Ravens searching for closure

Street Talk Ravens searching for closure

Posted in Street Talk
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Over the last two seasons, the Baltimore defense has been in position to protect leads and win ballgames, but they have blinked too many times. Despite having the numbers and being certified as the No.1 defense in the league, the unit still does not do what a great defense should do — close out opponents.


Going back to the early portions of last year’s throwaway season, the defense cracked more times than they withstood. Remember the near collapses against Arizona and New York? If Justin McCareins could catch, the Jets would have tied the ball game in the waning moments of the fourth quarter

That drive was led by the great Kellen Clemens. Yesterday, against Tennessee, a grizzled Kerry Collins drove the stake through the Ravens’ hearts. Kerry Collins.

It is one thing to give up a drive to Tom Brady, which the Ravens did a year ago in another failed attempt at stopping a team when the game was on the line. But to give up an 80-yard, go-ahead drive, to a 35-year old quarterback who was dazed and confused for much of the day is beyond belief.

Collins does deserve his due. He got rid of the ball quickly once his back foot hit off of the third step. He delivered the ball accurately and found the open receivers to pierce the Ravens’ flailing coverage windows. For one drive, he was Joe Montana.

Unfortunately for the Ravens, they have made too many average Joes look like “the” Joe of comebacks.

 

For all of the boasting and bravado that this defense exhibits on a weekly basis, they simply do not step up and make the key plays when it matters most. One can go back to the Browns game from a year ago, the Patriots game a year ago, and this season, the past two contests against Pittsburgh and Tennessee to find the same pattern of failures.

Perhaps it has been defensive coordinator Rex Ryan’s lack of adjustments to an opponent’s use of the spread and the two-minute drill. Against Collins and the Titans, the defense was burned badly over the middle on slants and off the edges, on drags and quick outs. The quick hitters were even more devastating because once the backers blitzed, there was vacant space for the ball carriers to move through.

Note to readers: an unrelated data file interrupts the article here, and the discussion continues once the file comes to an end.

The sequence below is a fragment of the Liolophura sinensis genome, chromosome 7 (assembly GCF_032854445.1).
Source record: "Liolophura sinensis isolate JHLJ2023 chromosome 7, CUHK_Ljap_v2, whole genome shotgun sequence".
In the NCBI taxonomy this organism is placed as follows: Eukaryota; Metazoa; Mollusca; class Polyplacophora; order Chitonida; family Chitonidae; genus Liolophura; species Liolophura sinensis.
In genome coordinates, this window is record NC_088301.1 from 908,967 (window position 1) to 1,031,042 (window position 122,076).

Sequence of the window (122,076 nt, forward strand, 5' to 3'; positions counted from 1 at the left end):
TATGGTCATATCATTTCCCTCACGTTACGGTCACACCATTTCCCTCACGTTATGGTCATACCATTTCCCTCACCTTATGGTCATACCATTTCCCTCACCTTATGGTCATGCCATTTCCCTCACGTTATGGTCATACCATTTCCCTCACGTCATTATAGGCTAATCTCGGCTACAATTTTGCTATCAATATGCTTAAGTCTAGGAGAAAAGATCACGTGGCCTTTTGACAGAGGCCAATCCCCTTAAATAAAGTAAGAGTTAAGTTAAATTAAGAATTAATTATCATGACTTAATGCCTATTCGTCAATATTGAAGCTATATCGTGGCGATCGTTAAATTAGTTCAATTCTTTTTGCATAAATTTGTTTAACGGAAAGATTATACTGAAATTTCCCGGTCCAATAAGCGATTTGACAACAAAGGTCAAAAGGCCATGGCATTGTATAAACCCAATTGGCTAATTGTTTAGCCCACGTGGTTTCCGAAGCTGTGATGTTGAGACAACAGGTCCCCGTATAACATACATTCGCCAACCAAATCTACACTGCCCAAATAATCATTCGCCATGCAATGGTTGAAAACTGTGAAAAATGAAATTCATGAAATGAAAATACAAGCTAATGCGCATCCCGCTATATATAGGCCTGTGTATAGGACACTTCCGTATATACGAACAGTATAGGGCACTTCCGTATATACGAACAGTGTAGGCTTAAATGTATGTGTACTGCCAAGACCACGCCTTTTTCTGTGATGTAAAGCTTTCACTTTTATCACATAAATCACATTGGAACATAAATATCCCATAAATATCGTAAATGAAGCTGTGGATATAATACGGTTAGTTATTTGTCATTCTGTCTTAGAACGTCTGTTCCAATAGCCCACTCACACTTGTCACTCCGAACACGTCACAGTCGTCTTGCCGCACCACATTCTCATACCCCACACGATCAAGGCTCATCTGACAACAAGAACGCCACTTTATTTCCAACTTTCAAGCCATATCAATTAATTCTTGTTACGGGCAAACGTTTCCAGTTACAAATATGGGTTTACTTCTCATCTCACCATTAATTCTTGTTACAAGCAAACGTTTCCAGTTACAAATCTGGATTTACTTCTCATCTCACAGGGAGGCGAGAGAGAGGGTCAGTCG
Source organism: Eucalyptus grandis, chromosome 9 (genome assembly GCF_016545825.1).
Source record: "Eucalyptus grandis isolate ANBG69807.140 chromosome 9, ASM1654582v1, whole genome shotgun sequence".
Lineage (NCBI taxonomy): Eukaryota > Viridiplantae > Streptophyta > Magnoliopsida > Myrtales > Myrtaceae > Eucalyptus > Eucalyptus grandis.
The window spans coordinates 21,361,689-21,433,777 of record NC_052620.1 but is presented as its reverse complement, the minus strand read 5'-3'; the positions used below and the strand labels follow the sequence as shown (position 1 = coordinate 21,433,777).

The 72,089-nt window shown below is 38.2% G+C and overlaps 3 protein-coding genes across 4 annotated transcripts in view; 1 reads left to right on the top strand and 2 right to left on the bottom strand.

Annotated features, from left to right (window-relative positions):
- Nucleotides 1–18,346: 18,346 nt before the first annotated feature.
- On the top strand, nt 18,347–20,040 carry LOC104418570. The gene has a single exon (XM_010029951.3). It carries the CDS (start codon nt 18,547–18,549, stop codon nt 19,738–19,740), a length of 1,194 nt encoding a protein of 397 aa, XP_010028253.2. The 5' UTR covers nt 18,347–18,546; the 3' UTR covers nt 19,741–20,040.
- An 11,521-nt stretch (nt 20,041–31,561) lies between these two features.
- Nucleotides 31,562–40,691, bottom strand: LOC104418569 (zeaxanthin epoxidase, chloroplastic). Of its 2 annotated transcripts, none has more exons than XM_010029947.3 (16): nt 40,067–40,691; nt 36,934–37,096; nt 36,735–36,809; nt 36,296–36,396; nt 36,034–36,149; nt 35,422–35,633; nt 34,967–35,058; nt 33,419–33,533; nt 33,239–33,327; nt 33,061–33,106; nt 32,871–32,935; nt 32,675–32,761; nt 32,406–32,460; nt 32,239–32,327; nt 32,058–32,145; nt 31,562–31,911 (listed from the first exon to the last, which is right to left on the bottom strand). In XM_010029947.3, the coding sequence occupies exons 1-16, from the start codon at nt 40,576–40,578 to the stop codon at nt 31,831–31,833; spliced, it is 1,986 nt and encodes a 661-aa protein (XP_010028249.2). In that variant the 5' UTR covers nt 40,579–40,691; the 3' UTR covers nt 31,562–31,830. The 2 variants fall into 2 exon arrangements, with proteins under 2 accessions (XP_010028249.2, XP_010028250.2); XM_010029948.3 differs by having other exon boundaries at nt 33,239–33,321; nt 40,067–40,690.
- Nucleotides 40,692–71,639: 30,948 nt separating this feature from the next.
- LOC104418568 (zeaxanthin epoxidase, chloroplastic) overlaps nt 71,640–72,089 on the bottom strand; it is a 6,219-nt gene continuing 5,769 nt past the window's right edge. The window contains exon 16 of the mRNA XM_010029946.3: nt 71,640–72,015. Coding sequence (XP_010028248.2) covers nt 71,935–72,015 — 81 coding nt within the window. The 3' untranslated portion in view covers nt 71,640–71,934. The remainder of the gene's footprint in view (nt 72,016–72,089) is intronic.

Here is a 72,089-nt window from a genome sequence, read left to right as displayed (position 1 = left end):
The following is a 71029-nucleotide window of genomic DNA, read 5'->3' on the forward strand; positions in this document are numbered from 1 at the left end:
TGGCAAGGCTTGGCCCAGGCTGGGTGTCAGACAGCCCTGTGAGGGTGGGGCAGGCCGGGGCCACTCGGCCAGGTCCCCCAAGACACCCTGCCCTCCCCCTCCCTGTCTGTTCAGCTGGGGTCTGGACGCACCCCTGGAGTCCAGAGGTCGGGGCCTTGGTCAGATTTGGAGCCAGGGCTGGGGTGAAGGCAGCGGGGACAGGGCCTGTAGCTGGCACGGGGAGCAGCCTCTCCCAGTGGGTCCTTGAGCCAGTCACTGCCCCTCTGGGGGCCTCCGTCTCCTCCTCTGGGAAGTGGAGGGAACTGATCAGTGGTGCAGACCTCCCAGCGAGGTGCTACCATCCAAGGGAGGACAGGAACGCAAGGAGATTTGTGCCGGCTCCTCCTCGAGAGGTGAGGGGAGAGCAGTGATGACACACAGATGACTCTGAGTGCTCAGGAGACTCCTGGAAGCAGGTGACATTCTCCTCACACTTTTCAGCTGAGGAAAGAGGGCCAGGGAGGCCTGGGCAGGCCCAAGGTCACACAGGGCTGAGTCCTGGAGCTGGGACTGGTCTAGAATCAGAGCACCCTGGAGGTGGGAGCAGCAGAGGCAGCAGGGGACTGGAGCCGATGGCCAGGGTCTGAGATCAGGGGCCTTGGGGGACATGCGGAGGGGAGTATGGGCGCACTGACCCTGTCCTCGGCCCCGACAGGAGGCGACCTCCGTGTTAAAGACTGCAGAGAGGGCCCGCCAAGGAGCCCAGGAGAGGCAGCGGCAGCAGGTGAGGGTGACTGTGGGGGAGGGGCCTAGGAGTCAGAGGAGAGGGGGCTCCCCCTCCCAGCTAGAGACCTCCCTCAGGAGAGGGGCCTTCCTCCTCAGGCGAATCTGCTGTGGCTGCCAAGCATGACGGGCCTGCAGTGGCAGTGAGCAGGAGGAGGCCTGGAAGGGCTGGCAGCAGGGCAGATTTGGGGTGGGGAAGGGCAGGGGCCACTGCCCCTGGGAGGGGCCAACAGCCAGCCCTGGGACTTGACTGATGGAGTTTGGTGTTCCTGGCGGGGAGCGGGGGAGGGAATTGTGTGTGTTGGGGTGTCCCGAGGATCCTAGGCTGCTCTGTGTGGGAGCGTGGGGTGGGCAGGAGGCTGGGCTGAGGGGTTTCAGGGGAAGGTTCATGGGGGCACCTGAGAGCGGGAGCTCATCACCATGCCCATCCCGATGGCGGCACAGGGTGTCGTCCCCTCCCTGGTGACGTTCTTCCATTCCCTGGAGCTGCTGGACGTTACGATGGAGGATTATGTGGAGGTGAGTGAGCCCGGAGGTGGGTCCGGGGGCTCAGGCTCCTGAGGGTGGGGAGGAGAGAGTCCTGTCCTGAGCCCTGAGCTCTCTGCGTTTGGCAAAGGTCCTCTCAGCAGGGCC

Or maybe the culprit has been the players’ inability to execute. In these situations, the pass-rush was either picked up in enough time or was non-existent. Either way, something has to change for the defense to get off the field.

There is no question that this defense is ferocious and can, in any game, take over. It has done so for the better portion of the first four games of the season. It has stuffed the run at almost the level that the 2000 team stuffed the run. The pass-rush has been there as well, and despite the injuries, coverage on the back end has been much tighter than it was a year ago.

However, it makes little difference if a defense can dominate for three-and-a-half quarters if it cannot hold serve on game-deciding drives.
Photo by Michael Neapolitan

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Dev Panchwagh

About Dev Panchwagh

Dev Panchwagh is a versatile analyst who breaks down the Xs and Os of the game and has been a columnist/analyst for Ravens24x7.com since the summer of 2004. In his regular season column Battle Plans, Dev highlights the Ravens' keys to success against each upcoming opponent. Dev started modestly as a sports journalist, but his contributions to sports talk radio were noticed, leading to duties as a regular columnist for the Scouts.com network before joining RSR.  It would be very difficult to find his rare combination of youthfulness, knowledge and insight in all facets of football anywhere else.  Fortunately, Dev brings it here each and every week.  More from Dev Panchwagh

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